The front room was totally trashed. Her glass-topped coffee table was lying on its side, her shell-shaped candy dish upside down on the oatmeal-colored carpet, and the M&Ms that used to be in it were scattered across the floor like confetti. Glossy fashion magazines were splayed open and strewn about like discarded fliers, while junk mail that she never bothered to open lay like broken tiles beside them. Judging from the indents in the carpet, her leather sofa had been shoved back as well.
Oddly enough, her Bose stereo system and flat screen TV were untouched. Thieves would normally take things like that, wouldn’t they?
He went to the bedroom, and things were no better in there. He could see her computer sitting on a desk, the hard drive, printer, and iPod dock all untouched, and the light in the room was coming from the bedside lamp, which had been knocked off its table and was now lying on the floor. Save for that and an open drawer on her nightstand, everything else looked perfect: her bed was made so that the wine-colored duvet looked as taut as the surface of a trampoline, her mirrored closet doors shut tight, reflecting all the clean emptiness in her expensively appointed but rather sterile bedroom.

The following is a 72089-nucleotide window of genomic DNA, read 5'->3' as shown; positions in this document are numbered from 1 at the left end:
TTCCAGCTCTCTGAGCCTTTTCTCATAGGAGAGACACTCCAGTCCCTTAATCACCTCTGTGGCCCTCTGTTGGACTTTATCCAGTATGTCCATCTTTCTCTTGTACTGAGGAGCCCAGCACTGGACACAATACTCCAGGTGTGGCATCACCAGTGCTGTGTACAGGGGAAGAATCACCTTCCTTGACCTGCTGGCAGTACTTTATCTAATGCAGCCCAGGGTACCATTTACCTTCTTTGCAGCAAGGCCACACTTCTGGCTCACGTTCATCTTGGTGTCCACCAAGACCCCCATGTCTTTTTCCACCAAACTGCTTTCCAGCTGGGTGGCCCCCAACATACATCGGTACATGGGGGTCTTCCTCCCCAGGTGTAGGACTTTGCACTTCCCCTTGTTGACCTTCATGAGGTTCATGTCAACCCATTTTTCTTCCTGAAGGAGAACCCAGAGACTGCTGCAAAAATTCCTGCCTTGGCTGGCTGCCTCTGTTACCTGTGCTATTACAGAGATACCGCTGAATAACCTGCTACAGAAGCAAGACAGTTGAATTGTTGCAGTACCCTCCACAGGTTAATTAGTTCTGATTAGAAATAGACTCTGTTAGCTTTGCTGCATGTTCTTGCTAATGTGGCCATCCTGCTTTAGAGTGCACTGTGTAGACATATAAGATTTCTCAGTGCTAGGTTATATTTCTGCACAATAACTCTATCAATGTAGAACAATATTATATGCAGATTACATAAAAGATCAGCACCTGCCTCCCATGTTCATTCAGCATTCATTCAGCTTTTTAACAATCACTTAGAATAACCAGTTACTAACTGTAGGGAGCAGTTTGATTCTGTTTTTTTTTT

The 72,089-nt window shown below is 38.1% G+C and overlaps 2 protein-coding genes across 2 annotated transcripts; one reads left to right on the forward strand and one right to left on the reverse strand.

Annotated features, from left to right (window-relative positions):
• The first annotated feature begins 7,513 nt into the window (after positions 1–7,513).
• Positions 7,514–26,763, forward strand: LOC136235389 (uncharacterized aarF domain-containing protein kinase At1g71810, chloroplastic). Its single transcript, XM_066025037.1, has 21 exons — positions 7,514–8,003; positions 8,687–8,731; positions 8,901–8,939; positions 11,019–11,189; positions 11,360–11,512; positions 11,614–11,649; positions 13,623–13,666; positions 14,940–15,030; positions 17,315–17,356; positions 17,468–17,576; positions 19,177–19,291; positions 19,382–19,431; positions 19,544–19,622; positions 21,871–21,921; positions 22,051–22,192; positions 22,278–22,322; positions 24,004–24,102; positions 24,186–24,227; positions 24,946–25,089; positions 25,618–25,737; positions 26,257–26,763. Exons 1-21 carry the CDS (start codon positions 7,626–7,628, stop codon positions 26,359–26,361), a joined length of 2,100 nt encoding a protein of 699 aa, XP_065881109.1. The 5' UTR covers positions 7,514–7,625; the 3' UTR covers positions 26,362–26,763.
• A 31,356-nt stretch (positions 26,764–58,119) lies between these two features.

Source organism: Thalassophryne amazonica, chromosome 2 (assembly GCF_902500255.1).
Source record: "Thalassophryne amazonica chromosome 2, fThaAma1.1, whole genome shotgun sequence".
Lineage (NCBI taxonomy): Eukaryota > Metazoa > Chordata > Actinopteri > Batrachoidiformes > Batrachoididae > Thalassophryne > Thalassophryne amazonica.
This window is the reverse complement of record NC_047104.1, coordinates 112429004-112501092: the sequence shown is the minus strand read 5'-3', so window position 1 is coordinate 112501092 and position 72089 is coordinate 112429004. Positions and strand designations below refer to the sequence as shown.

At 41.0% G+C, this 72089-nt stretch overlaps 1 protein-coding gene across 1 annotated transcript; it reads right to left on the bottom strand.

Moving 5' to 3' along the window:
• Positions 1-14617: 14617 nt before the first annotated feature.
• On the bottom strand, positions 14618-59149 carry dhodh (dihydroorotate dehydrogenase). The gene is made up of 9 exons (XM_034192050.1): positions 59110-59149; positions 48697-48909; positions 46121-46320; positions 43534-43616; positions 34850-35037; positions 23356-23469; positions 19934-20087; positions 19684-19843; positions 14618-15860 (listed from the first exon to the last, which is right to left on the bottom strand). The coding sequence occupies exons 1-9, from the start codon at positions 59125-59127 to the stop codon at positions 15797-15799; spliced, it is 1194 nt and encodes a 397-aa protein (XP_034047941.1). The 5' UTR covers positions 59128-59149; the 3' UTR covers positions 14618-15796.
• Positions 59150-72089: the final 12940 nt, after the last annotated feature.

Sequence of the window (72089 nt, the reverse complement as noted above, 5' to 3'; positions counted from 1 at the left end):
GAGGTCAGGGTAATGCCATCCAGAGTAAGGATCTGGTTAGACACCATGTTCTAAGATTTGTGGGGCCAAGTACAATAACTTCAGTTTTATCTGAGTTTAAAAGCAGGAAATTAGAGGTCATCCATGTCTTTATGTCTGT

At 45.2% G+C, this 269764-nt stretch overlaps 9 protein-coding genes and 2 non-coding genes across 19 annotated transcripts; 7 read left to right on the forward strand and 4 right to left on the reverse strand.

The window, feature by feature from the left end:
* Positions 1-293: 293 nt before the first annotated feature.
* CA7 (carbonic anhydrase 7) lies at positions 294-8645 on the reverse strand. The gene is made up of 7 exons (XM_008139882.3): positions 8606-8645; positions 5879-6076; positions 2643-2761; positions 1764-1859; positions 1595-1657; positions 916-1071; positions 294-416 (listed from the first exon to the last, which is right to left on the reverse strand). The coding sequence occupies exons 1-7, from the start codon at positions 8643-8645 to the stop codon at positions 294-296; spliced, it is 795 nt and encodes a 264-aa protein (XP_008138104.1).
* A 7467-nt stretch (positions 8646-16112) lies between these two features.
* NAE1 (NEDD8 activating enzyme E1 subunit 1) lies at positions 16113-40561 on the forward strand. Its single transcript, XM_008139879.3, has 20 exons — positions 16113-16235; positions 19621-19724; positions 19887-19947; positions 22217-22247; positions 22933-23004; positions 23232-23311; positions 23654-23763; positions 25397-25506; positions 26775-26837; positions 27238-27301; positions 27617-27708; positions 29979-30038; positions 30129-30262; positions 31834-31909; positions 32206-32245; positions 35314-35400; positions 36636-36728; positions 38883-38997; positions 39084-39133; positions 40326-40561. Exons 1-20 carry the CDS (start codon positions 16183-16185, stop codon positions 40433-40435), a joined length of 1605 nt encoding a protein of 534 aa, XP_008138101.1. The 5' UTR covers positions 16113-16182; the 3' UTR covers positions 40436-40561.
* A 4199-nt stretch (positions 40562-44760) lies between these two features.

Of course everything in this place had an expensive but rather cold, sterile look to it, because Callie was a rich girl, and she had a whopper of a case of OCD. She was one of those neat freaks, one of those kinds of people who had to scrub down an entire kitchen if they found a single hair in the sink. She’d tried a whole bunch of medications for it, but nothing ever worked, and her own obsessions drove her crazy, enough that she took to using more illegal drugs to try and kill the impulses she could barely live with. It also helped her anorexia, or at least the pot did; the pot at least made her eat.